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Diorama    pg. 1997    Diorama

Her hand around the necks of both swans—
the handle of an intricately carved pastry wheel,
a tusk whittled to purpose. Every graven line
made by the scrimshander’s hands,
he thought of her, turned bone to dust, to two swans

with a single body harnessed to a cart with one roller
—a plow through dough,
the bow of a ship scything waves,
water, like the swans’ necks, curved
in the direction of the cleave while her hand

is where his hand was when he began
such unrest with his knife. Three years at sea,
memories of the first and only time he saw her.
This gift used for seven times as long
as he was gone, then discarded. Later, found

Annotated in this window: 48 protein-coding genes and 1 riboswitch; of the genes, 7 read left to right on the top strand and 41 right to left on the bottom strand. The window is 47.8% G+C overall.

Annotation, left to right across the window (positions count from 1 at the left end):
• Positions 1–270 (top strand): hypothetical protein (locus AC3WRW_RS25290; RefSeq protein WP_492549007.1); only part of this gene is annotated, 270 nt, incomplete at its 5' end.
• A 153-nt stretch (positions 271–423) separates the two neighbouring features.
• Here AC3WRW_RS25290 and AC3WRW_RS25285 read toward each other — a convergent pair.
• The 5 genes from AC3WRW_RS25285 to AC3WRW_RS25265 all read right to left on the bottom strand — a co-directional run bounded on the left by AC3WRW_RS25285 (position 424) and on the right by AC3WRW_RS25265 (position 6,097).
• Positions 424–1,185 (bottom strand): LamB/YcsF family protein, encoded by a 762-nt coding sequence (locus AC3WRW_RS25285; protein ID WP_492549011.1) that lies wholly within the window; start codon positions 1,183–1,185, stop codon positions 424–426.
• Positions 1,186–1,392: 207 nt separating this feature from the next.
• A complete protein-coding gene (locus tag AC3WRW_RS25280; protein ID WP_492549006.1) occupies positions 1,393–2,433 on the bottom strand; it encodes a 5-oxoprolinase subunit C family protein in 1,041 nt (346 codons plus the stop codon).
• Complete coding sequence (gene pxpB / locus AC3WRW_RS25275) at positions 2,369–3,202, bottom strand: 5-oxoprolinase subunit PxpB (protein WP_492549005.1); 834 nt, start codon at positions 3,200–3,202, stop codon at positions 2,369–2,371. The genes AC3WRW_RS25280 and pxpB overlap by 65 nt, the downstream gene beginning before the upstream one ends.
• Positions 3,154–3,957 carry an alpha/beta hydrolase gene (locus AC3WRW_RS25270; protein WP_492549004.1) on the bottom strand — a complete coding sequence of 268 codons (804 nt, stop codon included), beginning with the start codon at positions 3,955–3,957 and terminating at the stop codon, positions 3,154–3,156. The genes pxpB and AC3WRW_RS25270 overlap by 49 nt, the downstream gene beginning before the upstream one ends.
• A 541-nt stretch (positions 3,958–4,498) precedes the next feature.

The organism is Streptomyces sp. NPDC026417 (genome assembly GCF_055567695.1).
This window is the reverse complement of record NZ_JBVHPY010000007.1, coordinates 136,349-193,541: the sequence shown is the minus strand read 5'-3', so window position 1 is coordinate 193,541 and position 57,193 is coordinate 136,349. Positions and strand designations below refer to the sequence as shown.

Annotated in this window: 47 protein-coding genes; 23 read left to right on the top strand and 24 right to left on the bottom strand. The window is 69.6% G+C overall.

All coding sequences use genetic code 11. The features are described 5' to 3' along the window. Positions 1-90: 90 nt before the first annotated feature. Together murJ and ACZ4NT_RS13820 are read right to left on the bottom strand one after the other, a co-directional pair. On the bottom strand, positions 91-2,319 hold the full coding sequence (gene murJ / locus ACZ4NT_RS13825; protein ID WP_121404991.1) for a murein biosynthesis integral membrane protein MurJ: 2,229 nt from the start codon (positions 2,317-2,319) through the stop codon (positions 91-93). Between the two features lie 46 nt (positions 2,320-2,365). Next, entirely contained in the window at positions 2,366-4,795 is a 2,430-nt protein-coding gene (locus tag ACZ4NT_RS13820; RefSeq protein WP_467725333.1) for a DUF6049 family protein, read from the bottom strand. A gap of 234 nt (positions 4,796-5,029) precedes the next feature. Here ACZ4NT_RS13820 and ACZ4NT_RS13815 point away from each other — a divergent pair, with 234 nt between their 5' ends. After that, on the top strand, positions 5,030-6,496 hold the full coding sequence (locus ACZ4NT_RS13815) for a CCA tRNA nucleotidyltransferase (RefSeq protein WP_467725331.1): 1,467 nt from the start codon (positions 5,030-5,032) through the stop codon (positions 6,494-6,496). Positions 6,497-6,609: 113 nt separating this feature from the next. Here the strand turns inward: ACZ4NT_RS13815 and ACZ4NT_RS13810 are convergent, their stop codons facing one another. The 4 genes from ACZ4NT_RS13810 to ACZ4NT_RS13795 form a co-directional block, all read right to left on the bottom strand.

and framed in a box lidded by glass.
To make the display, the birds must be put to rest.
The sweetest sound is one unheard. That unseen:
what’s palmed by the large hands of a magician
—is that you? Make an orange disappear until

all I want is pith and zest. What’s in my hand
is what I want to give you: fish from Lethe
—have I given them before?—
the flash of scales under the surface of water
struck by sun. I give them to you

again and again. What else? Pie and candy,
the sweetness of parched lips. I slip the last five letters
of your name in my pocket, forget them with cob nuts,
pens and found feathers. With an unsteady hand
I construct us in miniature, in a shoebox railway station,

I frame myself in the train’s window, my palm
touches glass, not your face. On the platform
you stand—raincoat tight to throat, the silence
of wheels, the unchartable sky of pinpricked stars
—you wave an endless goodbye.